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Dear President Trump,

During your speech to Congress last week, you took a whack at the Food and Drug Administration for its “slow and burdensome” approach toward approving medicines. You then suggested that if “we slash the restraints” on the agency, Americans will be blessed with more miracle cures.

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  • Why isn’t sodium citrate 4% (4% Sodium citrate anticoagulant USP) approved in the US as a lock flush solution to replace heparin? Sodium citrate 1.8 gm is in every unit of blood as an anticoagulant. It is used as a pH buffer in injectable products as an excipient. The FDA’s position is that sodium citrate as a lock flush solution needs to be approved as an NDA, then a PMA as a device. Is this the “least burdensome regulatory path”? How is risk benefit being applied compared to exposure to heparin? Just one example of FDA over regulation of a product that could benefit society. The sodium citrate 4% is approved for use in Canada and Europe as a device.

  • Ed, I agree with the points in your article. However it is only one half the story. The other half, which could speed things up is unwinding the increasingly burdensome regulations governing design and conduct of clinical trials. The “Bible” here is 21CFR12. Drugs for Human Use. Linked below is just one of the many newly bloated regs, on responsibilities of investigators (Form 1572). Now the FDA wants to know everything about any potential financial conflicts of interest by investigators. We have to hand hold a lot of investigators who think that if they own one share of some XYZ drug company in some ABC mutual fund then they must disqualify themselves.

    Just one example.

  • Ed, you actually seem a bit misguided. The FDA is a bloated, unelected, unaccountable group of federal leeches. I look forward to seeing significant downsizing of the administrative state. Thank you for opinion though.

  • Excellent commentary. I worked on the analytics for Myozyme, the Pompe’s drug that was approved so had a good view of that product coming to the market. I would rather see more people hired into the FDA and pay them better to attract very high quality talent to improve the entire process.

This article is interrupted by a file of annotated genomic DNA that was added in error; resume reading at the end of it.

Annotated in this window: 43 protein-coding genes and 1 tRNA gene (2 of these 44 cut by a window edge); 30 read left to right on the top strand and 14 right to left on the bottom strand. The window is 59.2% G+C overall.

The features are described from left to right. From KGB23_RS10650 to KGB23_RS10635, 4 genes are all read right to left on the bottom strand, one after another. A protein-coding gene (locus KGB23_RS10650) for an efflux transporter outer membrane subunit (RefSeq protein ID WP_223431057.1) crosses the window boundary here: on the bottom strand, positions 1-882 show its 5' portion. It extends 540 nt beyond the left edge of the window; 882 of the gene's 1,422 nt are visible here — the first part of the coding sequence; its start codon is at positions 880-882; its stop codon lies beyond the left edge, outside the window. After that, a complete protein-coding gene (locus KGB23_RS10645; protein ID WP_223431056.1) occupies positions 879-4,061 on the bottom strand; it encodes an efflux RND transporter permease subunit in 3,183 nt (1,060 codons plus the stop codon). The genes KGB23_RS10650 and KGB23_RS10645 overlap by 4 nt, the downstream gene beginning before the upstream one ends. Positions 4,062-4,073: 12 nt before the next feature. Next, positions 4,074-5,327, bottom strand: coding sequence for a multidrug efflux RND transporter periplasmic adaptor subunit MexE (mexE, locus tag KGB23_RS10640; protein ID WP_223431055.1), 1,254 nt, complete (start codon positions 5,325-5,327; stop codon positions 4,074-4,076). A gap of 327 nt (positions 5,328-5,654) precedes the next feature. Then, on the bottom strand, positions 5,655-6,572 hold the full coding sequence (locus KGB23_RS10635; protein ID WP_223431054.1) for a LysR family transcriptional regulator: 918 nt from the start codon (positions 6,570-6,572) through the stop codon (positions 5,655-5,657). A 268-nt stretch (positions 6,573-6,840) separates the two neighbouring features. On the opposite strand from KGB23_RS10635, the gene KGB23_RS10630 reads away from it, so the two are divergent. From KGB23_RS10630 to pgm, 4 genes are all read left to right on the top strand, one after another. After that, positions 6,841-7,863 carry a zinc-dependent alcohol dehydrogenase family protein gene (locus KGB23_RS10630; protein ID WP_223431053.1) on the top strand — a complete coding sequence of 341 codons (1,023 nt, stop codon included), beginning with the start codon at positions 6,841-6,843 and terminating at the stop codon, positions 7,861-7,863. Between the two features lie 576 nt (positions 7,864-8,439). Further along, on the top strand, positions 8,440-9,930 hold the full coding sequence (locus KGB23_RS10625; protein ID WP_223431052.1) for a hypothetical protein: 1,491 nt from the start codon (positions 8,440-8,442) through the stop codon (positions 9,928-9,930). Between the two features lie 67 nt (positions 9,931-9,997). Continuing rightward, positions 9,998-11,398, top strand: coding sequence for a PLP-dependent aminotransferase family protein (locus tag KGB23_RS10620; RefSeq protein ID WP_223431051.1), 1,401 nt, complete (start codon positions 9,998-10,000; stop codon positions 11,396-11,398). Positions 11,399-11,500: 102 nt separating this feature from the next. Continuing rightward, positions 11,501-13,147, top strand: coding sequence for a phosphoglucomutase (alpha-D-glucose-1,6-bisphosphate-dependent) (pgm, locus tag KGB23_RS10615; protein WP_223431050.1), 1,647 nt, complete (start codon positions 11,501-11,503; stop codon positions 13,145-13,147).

• A lot of patient pressure on the FDA dates back to Pres. Obama’s 1st term. An FDA buoyed by a ” Big Govt. can fix all your problems mentality ” . More interested in ” Flexing It’s Regulatory Muscle with Big Pharma “, ( from the WSJ , 2011 ), than in saving patient lives . Delaying approval for drugs that cured end stage cancers – like Kadcyla and Iclusig . Patient activists fighting for the ” Right To Try ” exposed an FDA that delayed all compassionate use requests with hours and hours of bureaucratic paperwork . Pro – FDA writers always cite the ” months ” that the FDA takes to approve – that is only the end of a long, 20th century trial system- 7 to 10 years long, marked by companies fearing the FDA regulatory muscle – that can nitpick and delay approval for years – bankrupting companies , costing execs their jobs like the CEO of Ariad .
    The President is a shoot from the hip , a thin- skinned ” tweety ” type – but with FDA and the slow drug approval system – he is right – it needs a thorough over haul .
    Another note – comparing the FDA and European regulators is like comparing Slow with Slower . Big Govt. Bureaucracy over there is stifling innovation – few, if any , new drugs coming out of the UK and Europe.

    • Attract high quality people by paying more and hire more people to help speed the process. The FDA budget has been cut for years. Given the tons of data input for approval that must be reviewed, more people are needed. OR maybe have clinical trials require new drugs be compared to best current treatment instead of a placebo–would cut down on the number of approvals and me-too drugs that are not that efficacious.

  • The use of ‘burdensome’ in the closing paragraph is certainly a deft turn of phrase. One could think of more barbed phases that would indeed be appropriate but in deference to the office, the term used will serve. That said, do be aware of your surroundings, Mr Ed.

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